The killing of Iranian general Qassem Soleimani in Iraq violated international law, unless it was clearly an act of self-defense against an imminent threat. Revenge is not enough. The Trump administration has claimed there was an imminent threat, but the evidence for the claim mostly referred to past Iranian actions.
Belief that America faced an imminent threat rests on trust in President Donald Trump and his administration, yet the president has consistently denigrated his own intelligence agencies. And his looseness with the truth has debased the currency of trust that is needed in a crisis. According to a new Pew poll, only 29 percent of people surveyed in 32 countries trust Trump.
Cynics dismiss such facts by saying that all politicians lie, particularly about international politics. Yet, behind this current controversy lurks a serious question about how honest we want our leaders to be. Sometimes we do not want them to tell the literal truth, but that raises many problems.
Sometimes, democratic leaders have objectives that differ from their followers and, rather than revealing the differences, they deceive the public. If such actions are self-serving, as in cases of corruption or narcissistic ego gratification, moral censure is easy. In other instances when leaders have different objectives from their followers in a democracy, we expect them to invest in educating the public.
But what if they cannot do so in time, or their followers are too deeply divided to reach a consensus? As Franklin Roosevelt complained to an aide about American isolationist opinion in the 1930s, what is a democratic leader supposed to do if he looks over his shoulder and no one is following? FDR decided to deceive the public for what he saw as their larger, and later, good.
Roosevelt’s case was not unique. Charles de Gaulle did not reveal his strategy for Algerian independence when he came to power in France in 1958, because he knew that doing so would doom it to failure. John F. Kennedy misled the public about the withdrawal of U.S. nuclear warheads from Turkey in the deal that peacefully ended the Cuban Missile Crisis in 1962. And Winston Churchill once said about World War II that the truth may be “so precious that she should always be attended by a bodyguard of lies.”
The fact that leaders’ ends may sometimes justify violating honest means does not indicate that all lies are equal, or that we must suspend our moral judgment. Machiavellian deception is often part of a strategy, for example, in bargaining or even in bringing a group to accept new goals. But a president’s intentions matter. Deception that is purely self-serving distorts a strategy — especially one that may benefit others — into mere self-serving manipulation.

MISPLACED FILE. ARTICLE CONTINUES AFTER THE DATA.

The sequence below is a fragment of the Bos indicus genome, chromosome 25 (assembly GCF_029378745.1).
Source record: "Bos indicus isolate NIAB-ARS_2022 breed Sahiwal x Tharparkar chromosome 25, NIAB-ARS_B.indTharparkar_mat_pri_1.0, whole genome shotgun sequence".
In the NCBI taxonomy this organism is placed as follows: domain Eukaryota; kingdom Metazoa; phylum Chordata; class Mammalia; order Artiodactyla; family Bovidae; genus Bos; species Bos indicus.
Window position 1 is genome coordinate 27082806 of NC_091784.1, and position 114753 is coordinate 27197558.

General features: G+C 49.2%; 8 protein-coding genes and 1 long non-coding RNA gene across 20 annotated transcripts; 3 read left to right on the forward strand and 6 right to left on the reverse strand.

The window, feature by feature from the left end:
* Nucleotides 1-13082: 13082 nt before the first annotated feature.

Even if one admits that deception may sometimes be acceptable in a democracy, we should always ask about the importance of the goal, the availability of alternative means to achieve it, whether the deception is likely to spread through precedent, and whether a leader’s behavior can be discovered and later held accountable.
In “Do Morals Matter?” — my study of the 14 U.S. presidents since 1945 — I found that even good presidents may set bad precedents. When Roosevelt lied about a German attack on the American destroyer USS Greer in 1941, he set a low bar for Lyndon Johnson’s highly embellished description of a second North Vietnamese attack on U.S. naval vessels, which led Congress to pass the Gulf of Tonkin resolution in 1964.
It is all too easy for leaders to convince themselves that they are telling a noble lie for the good of their followers, when in fact they are merely lying for political or personal convenience. That makes it all the more important in a democracy that we continually examine the tradeoffs between ends and means that leaders make. There may indeed be situations where we would subsequently approve a political leader telling us a lie, but such cases should remain rare and subject to careful scrutiny.
Even if we accept some lies from our leaders, we should condemn self-serving lies and a high frequency of lies. President TrumpDonald TrumpCheney says a lot of GOP lawmakers have privately encouraged her fight against Trump Republicans criticizing Afghan refugees face risks DeVos says 'principles have been overtaken by personalities' in GOP MORE is not unique as a leader who uses lies, but he is extreme in their type and frequency. According to fact-checking by the Washington Post, Trump reached 15,000 false or misleading statements by his thousandth day in office.
That is why we should not shrug off Donald Trump’s rhetoric as simply “something all politicians do.”
Politicians are not all the same when it comes to lying. President Trump has made many more false statements than any of his modern predecessors, and only some of his falsehoods pass the test of not being self-serving. This looseness with the truth now hampers him when he makes a claim that there was an imminent threat that legalized the Soleimani killing.
The president’s personal loss of credibility weakens our national power to influence others.
Joseph S. Nye, Jr. is a professor at Harvard University and the author of “Do Morals Matter? Presidents and Foreign Policy from FDR to Trump.” He served as undersecretary of State and chairman of the National Security Council group on nuclear nonproliferation during the Carter administration, as assistant secretary of Defense and chairman of the National Intelligence Council during the Clinton administration, and as a member of the State Department’s Foreign Affairs Policy Board during the Obama administration.